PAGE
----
Before your pediatric dentist replaces the filling, he or she will want to examine your child’s exposed tooth. She is explicitly looking for advanced decay which will need to be scraped away before reapplying the composite over the tooth.

Ask your child’s dentist and the oral hygienist to explain to your child what to expect during the procedure to alleviate any aforementioned anxiety.

The bottom line on what to do if your child’s filling falls out

If your child loses a filling, it can be disconcerting, at best. Do what you can to soothe any pain or discomfort that your child feels as a result of the lost filling while also reassuring him or her that this is not uncommon.

Last but not least, to prevent additional cavities in the future, be sure to do the following:

  • reinforce healthy eating habits,
  • teach proper brushing technique
  • schedule regular dental checkups for your child

Find ways to make brushing fun — get them a fun toothbrush, download an app for brushing, or play a song while they’re in the bathroom and praise them when they do make the effort.

Remember, healthy habits established young will really pay off as they get older!


First published on 12/21/18. Reviewed and updated on 4/27/2020

Bad breath or halitosis as it is popularly known, is not a new term for most people. You may have met someone whom you wished was several meters away from you owing to the foul smell emanating from their mouth. Or, you could have been the culprit causing people to back away from you when you open your mouth to speak.  In this article, we will explore the following issues related to bad breath:

  • Common causes of bad breath
  • Possible solutions
  • And, what to do when the bad breath doesn’t go away

Here are 10 reasons why you get bad breath and what you can do about it:

1. Poor oral hygiene

Before we can even blame the bad breath on anything, we start by looking at how good our oral hygiene care has been. If you do not brush and floss your teeth regularly, you are at high risk of developing halitosis. The lack of proper oral hygiene leads to the build-up of bacteria that, in turn, leads to the decay of your teeth. That is how you end up with a terrible smell in your mouth.

Solution: Do the following:

  • Brush your teeth after every meal if possible.
  • If you can’t brush after every meal, you should try to brush them not less than two times a day.
  • You should also replace your toothbrush after several months.
  • In addition, you should visit your dentist every six months for a thorough check-up.

Related Content:
The Water Flosser: A Great Alternative for Floss Haters

2. Gum Disease

Perhaps you just started cleaning your teeth on a regular basis, but the bad breath won’t go away. It is highly likely that you have gum disease, which is responsible for the multiplication of the bacteria in your mouth. Brushing on its own may not be sufficient to get rid of the bad odor; hence you need a better solution.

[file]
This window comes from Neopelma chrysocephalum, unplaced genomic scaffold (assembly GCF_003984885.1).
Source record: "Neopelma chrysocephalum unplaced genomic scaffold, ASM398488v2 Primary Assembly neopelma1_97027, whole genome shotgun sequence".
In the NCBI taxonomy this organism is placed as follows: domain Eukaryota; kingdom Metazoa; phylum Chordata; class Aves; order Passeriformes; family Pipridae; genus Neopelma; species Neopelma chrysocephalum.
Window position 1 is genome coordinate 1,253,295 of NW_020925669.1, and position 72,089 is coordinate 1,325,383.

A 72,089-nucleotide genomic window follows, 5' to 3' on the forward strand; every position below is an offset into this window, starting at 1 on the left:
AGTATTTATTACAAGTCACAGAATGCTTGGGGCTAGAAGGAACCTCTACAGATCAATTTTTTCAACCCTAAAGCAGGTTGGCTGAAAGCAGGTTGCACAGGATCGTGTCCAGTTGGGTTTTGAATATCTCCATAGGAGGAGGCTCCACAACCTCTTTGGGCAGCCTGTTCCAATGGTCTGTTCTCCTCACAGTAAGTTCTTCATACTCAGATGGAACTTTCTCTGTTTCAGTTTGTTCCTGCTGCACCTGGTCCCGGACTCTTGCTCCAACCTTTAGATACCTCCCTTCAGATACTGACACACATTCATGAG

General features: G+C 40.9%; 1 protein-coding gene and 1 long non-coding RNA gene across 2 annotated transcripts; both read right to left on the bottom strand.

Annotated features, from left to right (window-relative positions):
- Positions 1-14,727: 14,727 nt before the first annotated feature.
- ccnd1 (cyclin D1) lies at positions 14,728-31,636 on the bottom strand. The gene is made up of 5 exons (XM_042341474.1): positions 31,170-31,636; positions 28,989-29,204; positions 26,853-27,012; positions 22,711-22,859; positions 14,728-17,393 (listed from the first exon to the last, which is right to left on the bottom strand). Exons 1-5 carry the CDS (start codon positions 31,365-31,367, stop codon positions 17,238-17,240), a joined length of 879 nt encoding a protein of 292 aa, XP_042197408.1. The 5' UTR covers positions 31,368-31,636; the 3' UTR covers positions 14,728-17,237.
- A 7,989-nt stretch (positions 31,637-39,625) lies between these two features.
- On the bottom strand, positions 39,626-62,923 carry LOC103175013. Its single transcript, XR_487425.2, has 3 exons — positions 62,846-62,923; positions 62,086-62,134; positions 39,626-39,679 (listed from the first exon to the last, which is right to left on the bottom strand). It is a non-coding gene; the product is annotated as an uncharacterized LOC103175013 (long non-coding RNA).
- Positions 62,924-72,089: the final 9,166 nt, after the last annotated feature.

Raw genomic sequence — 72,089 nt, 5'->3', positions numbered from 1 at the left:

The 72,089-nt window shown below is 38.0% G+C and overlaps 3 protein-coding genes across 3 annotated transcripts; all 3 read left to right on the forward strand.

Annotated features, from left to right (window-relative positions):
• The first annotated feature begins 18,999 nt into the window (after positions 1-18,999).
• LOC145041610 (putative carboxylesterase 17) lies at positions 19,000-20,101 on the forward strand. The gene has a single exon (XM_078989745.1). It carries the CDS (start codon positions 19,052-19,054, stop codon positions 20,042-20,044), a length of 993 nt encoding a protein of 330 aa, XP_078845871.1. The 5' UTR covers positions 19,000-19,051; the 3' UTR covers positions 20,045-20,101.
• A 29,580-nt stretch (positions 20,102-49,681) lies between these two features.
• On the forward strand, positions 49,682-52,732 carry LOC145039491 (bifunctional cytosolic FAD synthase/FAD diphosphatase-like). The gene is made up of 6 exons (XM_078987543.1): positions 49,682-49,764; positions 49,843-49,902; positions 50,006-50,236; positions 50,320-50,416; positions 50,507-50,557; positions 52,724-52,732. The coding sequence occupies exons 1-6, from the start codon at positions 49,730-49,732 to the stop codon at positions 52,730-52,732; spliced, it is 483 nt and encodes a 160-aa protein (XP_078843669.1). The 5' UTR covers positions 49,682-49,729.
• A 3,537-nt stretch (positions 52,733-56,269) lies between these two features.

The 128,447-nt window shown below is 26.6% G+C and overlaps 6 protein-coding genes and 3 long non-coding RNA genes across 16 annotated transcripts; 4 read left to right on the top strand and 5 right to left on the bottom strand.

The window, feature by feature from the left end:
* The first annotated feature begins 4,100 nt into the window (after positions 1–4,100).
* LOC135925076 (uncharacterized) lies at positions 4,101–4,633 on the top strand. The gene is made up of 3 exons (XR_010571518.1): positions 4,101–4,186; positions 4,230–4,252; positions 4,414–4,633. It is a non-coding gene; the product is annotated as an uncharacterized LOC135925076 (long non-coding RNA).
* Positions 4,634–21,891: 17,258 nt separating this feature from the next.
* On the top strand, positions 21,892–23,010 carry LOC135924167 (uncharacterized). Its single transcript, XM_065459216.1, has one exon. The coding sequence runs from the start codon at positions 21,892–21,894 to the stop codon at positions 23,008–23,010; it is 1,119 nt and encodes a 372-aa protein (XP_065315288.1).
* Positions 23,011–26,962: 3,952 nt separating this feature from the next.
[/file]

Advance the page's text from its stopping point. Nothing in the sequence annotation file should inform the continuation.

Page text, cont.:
Solution: You should visit your dentist so that he or she can prescribe the right medication. You should also throw away your toothbrush and purchase a new one, as you begin a new and regular clean up routine.

Related Content:
The Relationship Between Periodontitis and Systemic Diseases

3. Dry mouth

Diseases such as xerostomia lead to the drying up of your mouth. This is troublesome, owing to the fact that saliva is responsible for cleaning up the mouth naturally.

Solution: You should visit your dentist for him or her to diagnose the underlying medical conditions that are causing your mouth to dry up, and then prescribe the right medication for you.

Related Content:
What Causes Dry Mouth and How Can You Treat It?

4. Morning breath

We all hate it when we wake up to bad breath in the morning, or after a daytime nap, despite having brushed our mouths before sleeping. This usually happens due to the slowing down of saliva production while we are asleep. This, in turn, creates a suitable environment for the breeding of bacteria which causes the bad breath.

Solution: Brush your teeth right after waking up in order to terminate the bad breath.

5. Foreign material in the nasal cavity

This cause of bad breath is quite common among children. Children love playing with a wide range of materials that they find on the ground or on any surface. The entry of such foreign materials into their nasal cavity can after some time cause terrible breath.

Solution: If you suspect your child has something stuck in his or her nose, call your pediatrician. They may ask to evaluate the child via an in-office or telemedicine visit. Depending on their assessment, they made need to see the child to remove the foreign material. Or, they may be able to instruct you in how to do the removal. 

6. The food you are consuming

Some of the food that you eat has a very significant effect on the odors that leave your body, including your breath. You may have heard of the term “post-meal” breath. That refers to the bad odor that you get after consuming certain foods, including curries, onions, garlic, as well as a wide variety of spices and herbs. You may be tempted to use breath mints to prevent the post-meal breath, but this only masks the bad breath which will return went the mint has dissolved..

Solution: You should avoid consuming the foods that you have discovered as having a bad impact on your breath.

7. Smoking

Smoking causes a very unique type of bad odor, although this may not be apparent to the smoker himself. Also, tobacco is known to increase the chances of the smoker developing gum disease, which as we have already seen is a major cause of bad breath.